By Guest Writer, Allison Hunter-Frederick
One of the pivotal moments for me happened back when I attended a college in the Southern States. While the laws which forbade interracial marriage no longer existed, the societal norms which opposed it still did exist in certain circles. Enough that interracial dating felt like an issue, one that made anyone involved in it or witnessing it to feel uncomfortable. Worse, when this prejudice was carried to greater extremes, one would even hear questions about whether blacks should work with or otherwise interact with whites. Suddenly, I began to understand the Civil Rights movement was about more than history. The movement helped ensure the rights to freedom existed legally, even when society wasn’t always ready to fully embrace it.
Prejudice: their problem or ours?
Of course, the Southern States were a fair distance from Newfoundland. Despite my attending college there, perhaps it was still a case of events happening elsewhere. In fact, when I tried talking about it with some of my peers in my home province, they dismissed my concerns: “We have black friends. No one is prejudiced here.” Could this be true? Was Newfoundland really free from prejudice?
When my dad decided to marry a woman from the Philippines, I heard criticisms about interracial marriage. No one actually went so far as to call it wrong, but some did question his wisdom in marrying someone of another color. That bothered me, because it represented the smoldering of societal pressure. And societal pressure can often be as strong as the legal restrictions that government can put on freedom.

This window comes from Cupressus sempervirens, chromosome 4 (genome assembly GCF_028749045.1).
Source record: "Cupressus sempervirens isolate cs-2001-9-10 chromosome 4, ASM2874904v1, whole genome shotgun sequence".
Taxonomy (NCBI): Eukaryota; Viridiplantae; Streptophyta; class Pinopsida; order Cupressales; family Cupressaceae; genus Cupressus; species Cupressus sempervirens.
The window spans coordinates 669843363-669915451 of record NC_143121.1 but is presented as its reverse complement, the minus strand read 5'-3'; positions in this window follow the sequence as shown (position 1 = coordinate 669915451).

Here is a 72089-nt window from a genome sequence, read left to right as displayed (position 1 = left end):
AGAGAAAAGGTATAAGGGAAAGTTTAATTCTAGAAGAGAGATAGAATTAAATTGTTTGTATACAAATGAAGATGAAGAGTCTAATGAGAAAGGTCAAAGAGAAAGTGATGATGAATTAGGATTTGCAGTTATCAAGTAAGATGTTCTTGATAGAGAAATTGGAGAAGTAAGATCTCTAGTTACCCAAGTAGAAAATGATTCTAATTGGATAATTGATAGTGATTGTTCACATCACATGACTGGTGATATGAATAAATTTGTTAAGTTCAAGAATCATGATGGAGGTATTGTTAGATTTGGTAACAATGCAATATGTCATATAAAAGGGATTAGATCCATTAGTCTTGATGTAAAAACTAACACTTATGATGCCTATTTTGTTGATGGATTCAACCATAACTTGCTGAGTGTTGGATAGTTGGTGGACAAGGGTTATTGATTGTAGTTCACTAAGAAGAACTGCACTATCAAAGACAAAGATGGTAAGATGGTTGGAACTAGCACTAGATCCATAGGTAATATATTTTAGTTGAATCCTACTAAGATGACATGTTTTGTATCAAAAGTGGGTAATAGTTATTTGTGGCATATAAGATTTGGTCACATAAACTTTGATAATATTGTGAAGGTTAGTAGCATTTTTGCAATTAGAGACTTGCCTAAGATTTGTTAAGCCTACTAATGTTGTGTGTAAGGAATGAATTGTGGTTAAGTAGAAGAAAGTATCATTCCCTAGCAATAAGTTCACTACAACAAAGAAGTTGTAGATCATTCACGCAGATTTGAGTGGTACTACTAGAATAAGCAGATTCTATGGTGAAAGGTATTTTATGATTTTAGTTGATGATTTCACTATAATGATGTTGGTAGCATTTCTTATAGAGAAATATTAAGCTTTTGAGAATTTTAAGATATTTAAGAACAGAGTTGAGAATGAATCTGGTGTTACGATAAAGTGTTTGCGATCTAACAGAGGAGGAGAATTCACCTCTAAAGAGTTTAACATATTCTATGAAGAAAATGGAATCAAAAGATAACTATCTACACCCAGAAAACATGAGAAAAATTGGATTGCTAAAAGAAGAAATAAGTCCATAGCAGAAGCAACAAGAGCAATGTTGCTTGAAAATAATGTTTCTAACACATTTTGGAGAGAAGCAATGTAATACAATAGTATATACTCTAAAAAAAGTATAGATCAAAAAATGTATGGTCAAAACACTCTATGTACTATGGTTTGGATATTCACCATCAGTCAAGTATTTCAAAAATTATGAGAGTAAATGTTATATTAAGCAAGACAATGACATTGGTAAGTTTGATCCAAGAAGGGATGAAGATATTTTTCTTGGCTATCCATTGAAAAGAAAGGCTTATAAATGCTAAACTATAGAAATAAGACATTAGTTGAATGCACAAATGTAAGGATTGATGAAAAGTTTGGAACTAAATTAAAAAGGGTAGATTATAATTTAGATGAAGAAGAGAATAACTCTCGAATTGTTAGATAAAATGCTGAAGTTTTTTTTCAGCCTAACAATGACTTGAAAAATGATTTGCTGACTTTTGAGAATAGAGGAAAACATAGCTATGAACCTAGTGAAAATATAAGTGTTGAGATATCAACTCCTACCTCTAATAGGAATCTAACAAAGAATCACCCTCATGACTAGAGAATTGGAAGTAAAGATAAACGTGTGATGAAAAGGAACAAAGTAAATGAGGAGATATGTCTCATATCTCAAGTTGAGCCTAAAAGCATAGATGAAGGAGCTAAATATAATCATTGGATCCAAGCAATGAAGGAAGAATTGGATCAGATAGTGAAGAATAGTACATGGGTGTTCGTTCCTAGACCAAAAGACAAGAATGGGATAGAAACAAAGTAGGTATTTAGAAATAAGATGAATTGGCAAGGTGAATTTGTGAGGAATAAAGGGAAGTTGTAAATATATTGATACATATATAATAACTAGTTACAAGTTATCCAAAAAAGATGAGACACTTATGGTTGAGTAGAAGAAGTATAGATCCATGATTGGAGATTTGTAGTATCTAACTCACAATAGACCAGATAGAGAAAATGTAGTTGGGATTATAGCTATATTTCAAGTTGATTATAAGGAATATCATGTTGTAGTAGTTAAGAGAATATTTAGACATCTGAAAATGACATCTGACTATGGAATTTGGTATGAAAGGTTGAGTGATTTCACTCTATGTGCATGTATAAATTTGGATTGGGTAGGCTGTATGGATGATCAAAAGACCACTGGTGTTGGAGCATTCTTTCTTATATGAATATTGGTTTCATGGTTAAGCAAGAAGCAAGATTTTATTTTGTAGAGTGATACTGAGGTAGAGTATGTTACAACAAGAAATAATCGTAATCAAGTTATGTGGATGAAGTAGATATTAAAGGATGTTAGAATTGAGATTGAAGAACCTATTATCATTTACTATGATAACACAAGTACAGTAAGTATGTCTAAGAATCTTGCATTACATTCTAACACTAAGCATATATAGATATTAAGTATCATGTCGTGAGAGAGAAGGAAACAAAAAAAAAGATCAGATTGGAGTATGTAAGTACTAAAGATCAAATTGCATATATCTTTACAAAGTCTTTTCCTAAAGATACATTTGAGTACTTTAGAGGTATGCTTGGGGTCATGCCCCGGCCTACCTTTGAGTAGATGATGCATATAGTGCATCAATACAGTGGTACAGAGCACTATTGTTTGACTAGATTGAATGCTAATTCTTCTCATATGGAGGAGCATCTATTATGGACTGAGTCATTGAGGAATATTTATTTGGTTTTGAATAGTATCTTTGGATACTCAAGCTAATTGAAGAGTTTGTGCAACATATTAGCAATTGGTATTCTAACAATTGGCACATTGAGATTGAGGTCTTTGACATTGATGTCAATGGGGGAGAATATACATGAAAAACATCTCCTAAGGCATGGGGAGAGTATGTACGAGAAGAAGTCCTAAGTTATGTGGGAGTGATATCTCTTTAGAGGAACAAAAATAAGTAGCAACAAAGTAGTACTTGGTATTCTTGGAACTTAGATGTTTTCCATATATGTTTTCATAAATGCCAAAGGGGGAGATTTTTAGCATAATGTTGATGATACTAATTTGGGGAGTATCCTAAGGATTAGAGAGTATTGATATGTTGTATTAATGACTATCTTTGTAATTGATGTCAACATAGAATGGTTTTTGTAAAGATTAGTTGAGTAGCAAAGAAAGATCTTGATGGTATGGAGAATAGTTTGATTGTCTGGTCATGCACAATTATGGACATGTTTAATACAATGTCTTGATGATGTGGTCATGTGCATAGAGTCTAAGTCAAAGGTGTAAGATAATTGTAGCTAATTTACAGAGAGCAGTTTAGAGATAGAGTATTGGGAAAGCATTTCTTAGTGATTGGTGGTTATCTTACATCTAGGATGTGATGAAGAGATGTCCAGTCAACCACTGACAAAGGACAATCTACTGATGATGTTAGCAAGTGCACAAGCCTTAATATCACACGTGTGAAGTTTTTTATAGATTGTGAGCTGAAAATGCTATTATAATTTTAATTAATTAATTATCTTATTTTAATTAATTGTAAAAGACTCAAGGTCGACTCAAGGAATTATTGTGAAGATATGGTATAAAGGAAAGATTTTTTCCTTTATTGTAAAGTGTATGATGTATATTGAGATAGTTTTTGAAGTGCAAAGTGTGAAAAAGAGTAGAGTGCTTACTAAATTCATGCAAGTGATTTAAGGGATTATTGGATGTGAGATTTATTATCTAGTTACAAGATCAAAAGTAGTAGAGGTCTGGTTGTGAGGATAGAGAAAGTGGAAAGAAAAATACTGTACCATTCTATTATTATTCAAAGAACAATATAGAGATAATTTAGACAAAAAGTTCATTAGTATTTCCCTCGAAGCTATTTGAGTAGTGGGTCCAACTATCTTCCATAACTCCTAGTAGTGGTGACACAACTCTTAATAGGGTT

And let’s not forget that Newfoundland no longer has any of its own natives. While disease certainly played a factor in the extermination of the Beothuck, so too did harassment and outright murder. Once again, I could dismiss this travesty as being part of history and thus far removed from me. Except when I asked adults about why they had reservations, the answers included disparaging remarks about alcoholism, drug abuse, and laziness. Prejudice lay on my own doorstep too and it limited the freedom of anyone who wasn’t considered equal.
Not long after I returned from college in the united States, I enrolled in a desktop publishing program at our town’s community college. Girls and guys worked right along next to each other. To my knowledge, none of us ever thought anything different about one another because of our gender–except if one of us were inclined to pursue a romance with a classmate. After graduation all of that changed, however, for reasons which might surprise you. I still remember the outrage and confusion I felt as I sat next to the top two students in our class. Everyone recognized them as that. But they were being turned down for jobs in their field. No because they were women. But because they were men.